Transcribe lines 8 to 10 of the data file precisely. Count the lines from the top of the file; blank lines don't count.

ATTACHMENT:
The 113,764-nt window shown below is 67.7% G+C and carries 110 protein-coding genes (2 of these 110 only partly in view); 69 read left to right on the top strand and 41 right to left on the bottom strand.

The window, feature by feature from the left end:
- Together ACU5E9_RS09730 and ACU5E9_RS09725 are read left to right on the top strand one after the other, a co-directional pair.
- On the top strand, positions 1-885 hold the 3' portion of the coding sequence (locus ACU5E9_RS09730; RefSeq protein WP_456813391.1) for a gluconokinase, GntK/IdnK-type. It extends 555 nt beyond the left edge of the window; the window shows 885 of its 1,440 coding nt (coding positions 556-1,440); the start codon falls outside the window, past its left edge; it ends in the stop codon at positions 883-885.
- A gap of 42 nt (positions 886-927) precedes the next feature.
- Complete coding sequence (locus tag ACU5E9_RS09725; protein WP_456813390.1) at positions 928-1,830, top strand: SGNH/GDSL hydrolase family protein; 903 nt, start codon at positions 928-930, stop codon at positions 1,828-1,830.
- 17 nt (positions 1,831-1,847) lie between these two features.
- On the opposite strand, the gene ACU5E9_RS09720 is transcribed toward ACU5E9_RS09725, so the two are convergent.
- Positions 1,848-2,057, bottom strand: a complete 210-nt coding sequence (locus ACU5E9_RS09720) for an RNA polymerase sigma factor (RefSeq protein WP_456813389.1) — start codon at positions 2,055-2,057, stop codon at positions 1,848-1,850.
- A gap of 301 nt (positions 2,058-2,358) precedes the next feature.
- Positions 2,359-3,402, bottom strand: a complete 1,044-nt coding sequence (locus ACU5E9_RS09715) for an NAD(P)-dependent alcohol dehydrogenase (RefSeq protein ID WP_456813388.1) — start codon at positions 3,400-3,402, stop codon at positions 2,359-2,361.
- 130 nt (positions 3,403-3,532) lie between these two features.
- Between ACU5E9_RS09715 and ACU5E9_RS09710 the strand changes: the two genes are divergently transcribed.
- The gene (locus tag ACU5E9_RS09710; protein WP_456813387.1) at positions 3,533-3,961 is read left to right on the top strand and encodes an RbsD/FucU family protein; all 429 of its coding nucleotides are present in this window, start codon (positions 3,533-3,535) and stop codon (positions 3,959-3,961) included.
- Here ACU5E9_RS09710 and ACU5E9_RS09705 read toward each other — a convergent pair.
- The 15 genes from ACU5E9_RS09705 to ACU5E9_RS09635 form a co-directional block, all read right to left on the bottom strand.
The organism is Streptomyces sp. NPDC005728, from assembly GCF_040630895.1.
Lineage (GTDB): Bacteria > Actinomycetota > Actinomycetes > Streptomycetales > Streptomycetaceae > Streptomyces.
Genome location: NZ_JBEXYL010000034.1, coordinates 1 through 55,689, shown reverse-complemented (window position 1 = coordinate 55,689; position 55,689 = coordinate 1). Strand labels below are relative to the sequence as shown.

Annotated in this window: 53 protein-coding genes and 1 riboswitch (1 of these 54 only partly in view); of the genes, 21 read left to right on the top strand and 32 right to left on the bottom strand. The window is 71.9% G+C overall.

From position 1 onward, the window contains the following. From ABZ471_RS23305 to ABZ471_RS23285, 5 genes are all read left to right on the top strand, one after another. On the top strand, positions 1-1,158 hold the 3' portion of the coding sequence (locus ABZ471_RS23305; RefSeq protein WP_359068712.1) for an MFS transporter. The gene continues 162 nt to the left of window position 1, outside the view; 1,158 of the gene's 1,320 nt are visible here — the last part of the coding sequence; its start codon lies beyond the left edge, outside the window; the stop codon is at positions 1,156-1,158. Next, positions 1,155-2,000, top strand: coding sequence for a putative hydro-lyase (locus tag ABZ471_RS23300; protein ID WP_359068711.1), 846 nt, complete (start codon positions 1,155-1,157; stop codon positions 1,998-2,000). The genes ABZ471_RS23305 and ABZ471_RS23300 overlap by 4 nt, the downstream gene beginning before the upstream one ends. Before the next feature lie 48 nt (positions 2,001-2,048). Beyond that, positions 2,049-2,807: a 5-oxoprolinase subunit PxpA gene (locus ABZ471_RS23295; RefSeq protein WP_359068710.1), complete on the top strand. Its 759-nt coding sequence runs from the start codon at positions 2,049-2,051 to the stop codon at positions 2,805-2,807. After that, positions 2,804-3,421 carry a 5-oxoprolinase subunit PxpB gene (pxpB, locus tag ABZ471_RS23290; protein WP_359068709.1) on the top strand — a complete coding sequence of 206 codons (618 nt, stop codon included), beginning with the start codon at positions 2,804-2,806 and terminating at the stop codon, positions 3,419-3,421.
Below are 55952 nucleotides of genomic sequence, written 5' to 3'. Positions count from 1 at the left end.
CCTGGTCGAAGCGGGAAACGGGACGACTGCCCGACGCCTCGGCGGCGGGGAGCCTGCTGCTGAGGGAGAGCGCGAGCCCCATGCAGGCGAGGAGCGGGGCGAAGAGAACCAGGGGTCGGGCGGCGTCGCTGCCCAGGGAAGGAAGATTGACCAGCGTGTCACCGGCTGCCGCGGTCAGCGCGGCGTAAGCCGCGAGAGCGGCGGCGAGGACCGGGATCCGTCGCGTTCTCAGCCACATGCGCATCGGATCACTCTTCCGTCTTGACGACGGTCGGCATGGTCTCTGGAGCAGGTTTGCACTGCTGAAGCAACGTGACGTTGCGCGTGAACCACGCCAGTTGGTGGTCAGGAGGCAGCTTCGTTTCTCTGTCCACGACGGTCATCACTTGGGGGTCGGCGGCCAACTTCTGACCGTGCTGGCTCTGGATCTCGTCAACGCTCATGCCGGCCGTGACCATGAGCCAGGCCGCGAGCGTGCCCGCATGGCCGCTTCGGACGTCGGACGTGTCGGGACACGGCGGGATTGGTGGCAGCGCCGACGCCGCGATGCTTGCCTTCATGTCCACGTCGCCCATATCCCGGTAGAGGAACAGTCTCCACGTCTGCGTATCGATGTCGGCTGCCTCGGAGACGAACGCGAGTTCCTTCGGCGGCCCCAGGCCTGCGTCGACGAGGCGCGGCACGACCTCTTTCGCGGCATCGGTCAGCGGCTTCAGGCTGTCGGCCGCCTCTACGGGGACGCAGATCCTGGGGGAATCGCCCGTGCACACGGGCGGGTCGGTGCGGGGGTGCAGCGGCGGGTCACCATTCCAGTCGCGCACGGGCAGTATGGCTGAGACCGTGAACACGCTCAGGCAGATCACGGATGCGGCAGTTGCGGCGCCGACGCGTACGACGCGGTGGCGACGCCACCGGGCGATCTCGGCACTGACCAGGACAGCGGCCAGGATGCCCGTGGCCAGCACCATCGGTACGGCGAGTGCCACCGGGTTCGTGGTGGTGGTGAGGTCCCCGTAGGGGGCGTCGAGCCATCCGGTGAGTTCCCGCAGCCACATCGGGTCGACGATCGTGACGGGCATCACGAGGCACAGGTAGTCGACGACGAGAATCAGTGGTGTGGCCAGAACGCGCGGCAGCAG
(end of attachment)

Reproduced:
- On the opposite strand, the gene ACU5E9_RS09720 is transcribed toward ACU5E9_RS09725, so the two are convergent.
- Positions 1,848-2,057, bottom strand: a complete 210-nt coding sequence (locus ACU5E9_RS09720) for an RNA polymerase sigma factor (RefSeq protein WP_456813389.1) — start codon at positions 2,055-2,057, stop codon at positions 1,848-1,850.
- A gap of 301 nt (positions 2,058-2,358) precedes the next feature.